team alastair feerick ben goulder chris frankland phil harris



The industrial, concrete landscapes of Sheffield have given birth to a generation of graffiti artists whose urban aesthetics have taken over the city.

Some of the city’s top paint-slingers such as Kid Acne and Phlegm have been so prolific and have had such an impact on modern street art that their talents are regularly employed for national and international commissions. But Sheffield’s potential as a playground for these urban illustrators continues to lure them back. And as their artworks become more ambitious and as more budding art guerrillas take to the paint, the city is constantly being rewritten in the image of their individual and collective visions.

This is Incognito’s tour of some of the best examples of street art in Sheffield. Follow the route on our interactive map or simply use it as an accurate guide to some of Sheffield’s graffiti hotspots.

View Sheffield’s Urban Art: City Centre in a larger map

Beginning at Devonshire Green, the route takes in some of the most creative and colourful spots in the city centre and will introduce a range of artists from the infamous to the obscure. Before its conclusion at the Leadmill, the visuals will have left you surprised, awestruck and hopefully inspired.

Devonshire Green

The Urban Art tour begins at the skate park on Devonshire Green. The boxes and quarter-pipes are constantly being restyled by Sheffield artists so take a look at the visuals on offer. Along Devonshire Street, you’ll find children dancing beside a tribute to John Peel and a couple of hidden pieces by Phlegm. Hint: Look behind Rare and Racy and along Westhill Lane.

See how many magpies you can spot on your way down Division Street. Scattered from Devonshire Green to the City Hall, ‘One for Sorrow’ is one of the first pieces of street art by John Dowswell and throws you some surprises. And finally, make sure to stop into The Great Gatsby to check out the graff-styled interior and for a pint in the ‘beard garden’.

 The Moor and Rockingham Way

Many people will be familiar with Phlegm’s epic piece along the shutters of Rockingham Gate, depicting a city pulled in carts by an array of strange creatures in atmospheric monochrome. However, you might not be so aware of the recent additions on Rockingham Way where local artists (including EMA, Kid Acne and Phlegm) have had a bit of a field day. The contingent has evidently had fun decorating this little corner and it’s a must-see for graff enthusiasts. Also look out for Stuart Faulkner’s Def Leppard vignette on the Moor.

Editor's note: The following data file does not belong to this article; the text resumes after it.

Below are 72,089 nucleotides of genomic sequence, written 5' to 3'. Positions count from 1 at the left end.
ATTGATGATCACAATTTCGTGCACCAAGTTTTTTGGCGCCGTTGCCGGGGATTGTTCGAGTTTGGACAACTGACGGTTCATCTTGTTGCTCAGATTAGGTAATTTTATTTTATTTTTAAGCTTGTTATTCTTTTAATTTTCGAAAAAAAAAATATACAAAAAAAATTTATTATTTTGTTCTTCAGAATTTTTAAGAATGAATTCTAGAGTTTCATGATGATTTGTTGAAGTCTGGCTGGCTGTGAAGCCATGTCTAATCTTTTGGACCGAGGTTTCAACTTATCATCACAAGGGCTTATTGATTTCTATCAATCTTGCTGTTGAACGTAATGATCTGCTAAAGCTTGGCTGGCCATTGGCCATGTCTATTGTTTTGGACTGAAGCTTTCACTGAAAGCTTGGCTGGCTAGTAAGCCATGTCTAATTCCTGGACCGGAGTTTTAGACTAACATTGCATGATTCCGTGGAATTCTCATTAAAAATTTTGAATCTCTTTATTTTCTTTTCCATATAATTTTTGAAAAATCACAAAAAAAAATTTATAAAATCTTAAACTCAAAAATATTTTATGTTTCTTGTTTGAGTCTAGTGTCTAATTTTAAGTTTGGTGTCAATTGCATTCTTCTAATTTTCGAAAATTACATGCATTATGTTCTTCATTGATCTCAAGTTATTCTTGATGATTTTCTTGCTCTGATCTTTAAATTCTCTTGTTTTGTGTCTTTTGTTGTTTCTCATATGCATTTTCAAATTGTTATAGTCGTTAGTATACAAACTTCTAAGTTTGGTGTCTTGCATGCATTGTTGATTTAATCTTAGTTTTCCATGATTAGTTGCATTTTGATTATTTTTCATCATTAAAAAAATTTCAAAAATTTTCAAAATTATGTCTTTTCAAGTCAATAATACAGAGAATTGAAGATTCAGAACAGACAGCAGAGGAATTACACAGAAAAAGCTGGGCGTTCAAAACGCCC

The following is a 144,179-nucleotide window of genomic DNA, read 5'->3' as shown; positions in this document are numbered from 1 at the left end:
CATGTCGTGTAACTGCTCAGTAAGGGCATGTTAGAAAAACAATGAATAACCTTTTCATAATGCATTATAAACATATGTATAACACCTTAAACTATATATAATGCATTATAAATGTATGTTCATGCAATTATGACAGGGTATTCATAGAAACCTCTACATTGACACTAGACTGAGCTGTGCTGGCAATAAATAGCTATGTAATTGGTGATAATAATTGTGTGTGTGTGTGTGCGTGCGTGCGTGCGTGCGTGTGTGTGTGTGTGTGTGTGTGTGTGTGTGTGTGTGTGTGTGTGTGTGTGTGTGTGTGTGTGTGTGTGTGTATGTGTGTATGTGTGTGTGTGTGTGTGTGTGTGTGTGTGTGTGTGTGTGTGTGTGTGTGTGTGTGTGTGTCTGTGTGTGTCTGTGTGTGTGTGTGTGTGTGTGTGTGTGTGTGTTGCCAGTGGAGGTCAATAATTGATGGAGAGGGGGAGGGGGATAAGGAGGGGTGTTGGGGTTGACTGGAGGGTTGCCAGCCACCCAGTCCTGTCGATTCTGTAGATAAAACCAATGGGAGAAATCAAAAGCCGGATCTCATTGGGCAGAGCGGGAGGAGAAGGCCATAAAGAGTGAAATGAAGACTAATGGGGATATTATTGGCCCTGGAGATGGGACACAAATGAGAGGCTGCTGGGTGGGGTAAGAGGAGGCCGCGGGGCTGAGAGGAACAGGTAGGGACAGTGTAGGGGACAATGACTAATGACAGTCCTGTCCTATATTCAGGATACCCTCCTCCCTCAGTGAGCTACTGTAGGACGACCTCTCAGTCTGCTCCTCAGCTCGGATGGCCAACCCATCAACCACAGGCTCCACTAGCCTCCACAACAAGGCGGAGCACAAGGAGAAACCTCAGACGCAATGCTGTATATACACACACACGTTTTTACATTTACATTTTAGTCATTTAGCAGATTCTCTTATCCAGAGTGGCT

Eyre Street

Emerging onto Eyre Street from the Moor, you cannot miss the two designs by KidAcne splashed indiscreetly across the hoardings. Faunagraphic has also contributed to the city centre site on the Cumberland Street side. While you’re here, look out for the new piece on Deacon House by Rocket and the tags by Anubis and others high up on the same building.

Brown Street and Sidney Street

The areas around Brown Street and Sidney Street have been at the heart of Sheffield’s street art renaissance so have a good mooch around; the adventurous will be rewarded! Apart from the mural by Daisy Frossard (plus additions from Faunagraphic and Rocket) on the hoardings of Sidney Street, you’ll find numerous murals by Phlegm, most notably at the back of the Rutland Arms (but make sure to keep your eyes peeled for an obscure piece on Brown Street too). Kid Acne has also been busy here with pieces on Sidney Street, Brown Street and Arundel Lane, including an impressive mural dedicated to Rolf Harris (best seen from Shoreham Street) and a collaboration with EMA, whose stickers have been pervasively posted throughout the area. The mural created by numerous artists at the juncture of Brown Street and Sidney Street is a highlight. But also check out the many stencils, tags and stickers through here, including a collection of Smurfs, another affront from Anubis and David Cameron with Morrissey-style quiff.

Taken from a secret location on Brown Street

Incognito refuses to endorse individuals endangering themselves in the pursuit of good-looking artwork. However, there are a number of secrets and surprises for those adventurous types willing to explore every avenue. Here are some snaps from just one of them…

Coming soon- Sheffield’s Urban Art: Ecclesall Road and London Road…

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